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Umberto D. (1952)
Saw this for the first time last night
...and was blown away. This is now one of my top 10.
This film, to me, is pure cinematic perfection. Stunning, understated camera work, beautiful, subtle lighting, photographic crispness, a complete lack of Hollywood moralizing (except, maybe, the character of the landlady), an equal attention to what's NOT said or done, as opposed to making everything so bloody obvious, and, of course, the story.
The ending seems to have been subsequently used after for other films like "Nights of Cabiria" (and the subsequent "Sweet Charity") in its ambiguity and lack of closure.
The scenes at the dog kennel are so incredibly moving without trying to "tug at your heartstrings." and the scene with the train and the dog's immediate unforgiving nature really strike a chord. This film remedies for me what I find so troubling about Chaplin efforts like "City Lights" and "Limelight." There's something so false about the Chaplin characterizations and they seem designed to force "aahhh"s from the audience. This is the real McCoy and the relationships seem so unstrained and real.
I especially loved the friendship between the servant girl and the old man. Again, no moralizing. Each seems stuck in their own set of circumstances and help each other as much as they can and no more, though its obvious that they respect each other enough to understand that, without saying it, they each have lives to lead. We all have our own problems.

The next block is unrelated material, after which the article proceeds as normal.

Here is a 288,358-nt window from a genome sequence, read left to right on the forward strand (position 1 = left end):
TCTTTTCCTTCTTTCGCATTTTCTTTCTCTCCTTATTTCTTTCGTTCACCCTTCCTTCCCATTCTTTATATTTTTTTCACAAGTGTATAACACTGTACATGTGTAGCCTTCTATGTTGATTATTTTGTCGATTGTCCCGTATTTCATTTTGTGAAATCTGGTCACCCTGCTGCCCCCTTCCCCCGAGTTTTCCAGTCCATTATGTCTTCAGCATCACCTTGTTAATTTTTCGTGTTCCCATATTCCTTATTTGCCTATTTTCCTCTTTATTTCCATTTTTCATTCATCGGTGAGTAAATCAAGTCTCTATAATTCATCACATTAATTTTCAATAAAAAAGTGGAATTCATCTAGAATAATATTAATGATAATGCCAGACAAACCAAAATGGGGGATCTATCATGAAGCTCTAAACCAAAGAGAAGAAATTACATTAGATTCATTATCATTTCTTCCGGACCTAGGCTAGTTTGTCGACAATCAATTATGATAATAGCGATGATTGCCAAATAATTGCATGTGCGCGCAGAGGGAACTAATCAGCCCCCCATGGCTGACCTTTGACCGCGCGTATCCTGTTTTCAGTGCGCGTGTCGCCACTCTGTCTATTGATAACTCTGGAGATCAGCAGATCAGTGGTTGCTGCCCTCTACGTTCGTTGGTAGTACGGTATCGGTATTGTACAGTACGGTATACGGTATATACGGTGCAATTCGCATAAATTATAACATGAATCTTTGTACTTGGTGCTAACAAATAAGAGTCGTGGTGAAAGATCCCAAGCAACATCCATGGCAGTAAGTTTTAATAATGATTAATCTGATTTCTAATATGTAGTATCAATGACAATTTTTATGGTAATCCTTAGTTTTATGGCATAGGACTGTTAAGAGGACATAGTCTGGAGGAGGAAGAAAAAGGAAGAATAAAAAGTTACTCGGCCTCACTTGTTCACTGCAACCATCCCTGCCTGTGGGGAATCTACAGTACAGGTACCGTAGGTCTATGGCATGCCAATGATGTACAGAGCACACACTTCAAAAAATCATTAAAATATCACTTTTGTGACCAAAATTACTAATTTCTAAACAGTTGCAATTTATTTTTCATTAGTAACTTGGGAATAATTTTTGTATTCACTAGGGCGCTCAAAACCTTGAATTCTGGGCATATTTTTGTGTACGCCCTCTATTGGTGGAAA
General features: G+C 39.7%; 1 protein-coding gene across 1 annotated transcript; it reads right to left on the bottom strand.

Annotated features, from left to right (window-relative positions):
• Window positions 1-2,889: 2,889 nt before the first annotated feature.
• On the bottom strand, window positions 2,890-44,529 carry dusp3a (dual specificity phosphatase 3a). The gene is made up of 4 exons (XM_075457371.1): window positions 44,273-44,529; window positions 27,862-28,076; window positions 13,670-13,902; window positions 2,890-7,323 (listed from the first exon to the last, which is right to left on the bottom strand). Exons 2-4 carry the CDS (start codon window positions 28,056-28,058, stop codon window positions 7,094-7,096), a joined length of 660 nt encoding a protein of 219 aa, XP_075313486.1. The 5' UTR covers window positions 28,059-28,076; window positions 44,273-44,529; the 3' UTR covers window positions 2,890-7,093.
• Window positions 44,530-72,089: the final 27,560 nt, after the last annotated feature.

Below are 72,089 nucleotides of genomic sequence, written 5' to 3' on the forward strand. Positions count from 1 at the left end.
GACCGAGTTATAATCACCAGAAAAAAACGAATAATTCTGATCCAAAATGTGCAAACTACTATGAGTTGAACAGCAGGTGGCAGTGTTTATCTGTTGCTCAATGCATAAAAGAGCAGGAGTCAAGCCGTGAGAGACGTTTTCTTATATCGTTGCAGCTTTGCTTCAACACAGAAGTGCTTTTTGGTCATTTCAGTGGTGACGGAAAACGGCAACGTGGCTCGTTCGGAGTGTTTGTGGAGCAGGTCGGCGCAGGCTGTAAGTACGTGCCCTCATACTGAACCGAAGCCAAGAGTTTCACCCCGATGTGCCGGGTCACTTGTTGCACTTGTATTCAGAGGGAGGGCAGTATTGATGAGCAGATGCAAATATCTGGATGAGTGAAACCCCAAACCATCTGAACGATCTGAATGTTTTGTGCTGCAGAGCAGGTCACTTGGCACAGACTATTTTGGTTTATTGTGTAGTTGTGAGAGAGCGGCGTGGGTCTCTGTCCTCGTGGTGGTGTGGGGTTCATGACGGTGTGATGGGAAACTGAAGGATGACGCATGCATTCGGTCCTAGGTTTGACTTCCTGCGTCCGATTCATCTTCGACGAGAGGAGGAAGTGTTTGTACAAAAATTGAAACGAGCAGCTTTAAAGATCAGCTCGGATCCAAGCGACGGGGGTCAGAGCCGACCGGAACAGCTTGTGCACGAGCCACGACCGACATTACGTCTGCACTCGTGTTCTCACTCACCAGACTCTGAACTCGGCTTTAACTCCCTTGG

I was most struck at how subtle the camera seems to float, pan and track without being obtrusive or obvious. The scene that's shot through the hole in the adjacent room to his and the slow track seems symbolic of so much of the film. Every single element serves the story and the characters.
FYI - according to something I read, the dog's name is "Flick" (pronounced "Flyke").
Sometimes a dog is enough.
Kolchak: The Night Stalker (1974)
Trio is airing them again
I just taped 4 episodes off of the Trio network's "Brilliant but Cancelled" series (don't we LOVE them?).
This series holds so many memories of sleepless nights for me wondering when "The Black Knight" would come crashing through my window swinging his mace at me, or if I could outrun Jack the Ripper in time to electrify the pond, or if I would suddenly get old and die doing sit-ups because of some curse that made me age years in seconds.
This show didn't completely hold up for me and now the swamp monster just looks like a man in a suit made of wet yarn. The beauty of this show was in the atmosphere and the narration ("Evelyn Carmichael was having trouble staying awake. She should have concentrated on staying alive.") and in the chemistry between Kolchak & Vincenzo and their "Muppet Show"-like embarrassment about working for such a lousy news service.
One note: Imagine my disappointment when I took the underground Seattle tour, only to find out that it looked nothing like it did in "the Night Strangler".
Great show! This and "A Christmas Story" prove that Darren McGavin is the best actor alive.